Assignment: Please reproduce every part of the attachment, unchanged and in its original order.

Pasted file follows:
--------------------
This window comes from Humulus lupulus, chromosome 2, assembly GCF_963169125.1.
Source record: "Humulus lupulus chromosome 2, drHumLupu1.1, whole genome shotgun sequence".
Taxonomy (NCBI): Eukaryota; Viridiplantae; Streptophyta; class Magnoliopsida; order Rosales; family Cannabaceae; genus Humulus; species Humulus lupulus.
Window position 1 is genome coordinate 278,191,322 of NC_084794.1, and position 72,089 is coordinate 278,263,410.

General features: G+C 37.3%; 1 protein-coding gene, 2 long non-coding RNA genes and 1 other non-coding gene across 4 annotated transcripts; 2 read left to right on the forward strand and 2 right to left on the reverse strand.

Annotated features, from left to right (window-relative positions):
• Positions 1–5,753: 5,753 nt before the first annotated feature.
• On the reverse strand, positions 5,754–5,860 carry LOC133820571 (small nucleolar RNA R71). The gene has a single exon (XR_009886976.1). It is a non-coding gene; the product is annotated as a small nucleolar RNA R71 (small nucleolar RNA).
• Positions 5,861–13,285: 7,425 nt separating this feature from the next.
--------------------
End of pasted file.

This window comes from Humulus lupulus, chromosome 2, assembly GCF_963169125.1.
Source record: "Humulus lupulus chromosome 2, drHumLupu1.1, whole genome shotgun sequence".
Taxonomy (NCBI): Eukaryota; Viridiplantae; Streptophyta; class Magnoliopsida; order Rosales; family Cannabaceae; genus Humulus; species Humulus lupulus.
Window position 1 is genome coordinate 278,191,322 of NC_084794.1, and position 72,089 is coordinate 278,263,410.

General features: G+C 37.3%; 1 protein-coding gene, 2 long non-coding RNA genes and 1 other non-coding gene across 4 annotated transcripts; 2 read left to right on the forward strand and 2 right to left on the reverse strand.

Annotated features, from left to right (window-relative positions):
• Positions 1–5,753: 5,753 nt before the first annotated feature.
• On the reverse strand, positions 5,754–5,860 carry LOC133820571 (small nucleolar RNA R71). The gene has a single exon (XR_009886976.1). It is a non-coding gene; the product is annotated as a small nucleolar RNA R71 (small nucleolar RNA).
• Positions 5,861–13,285: 7,425 nt separating this feature from the next.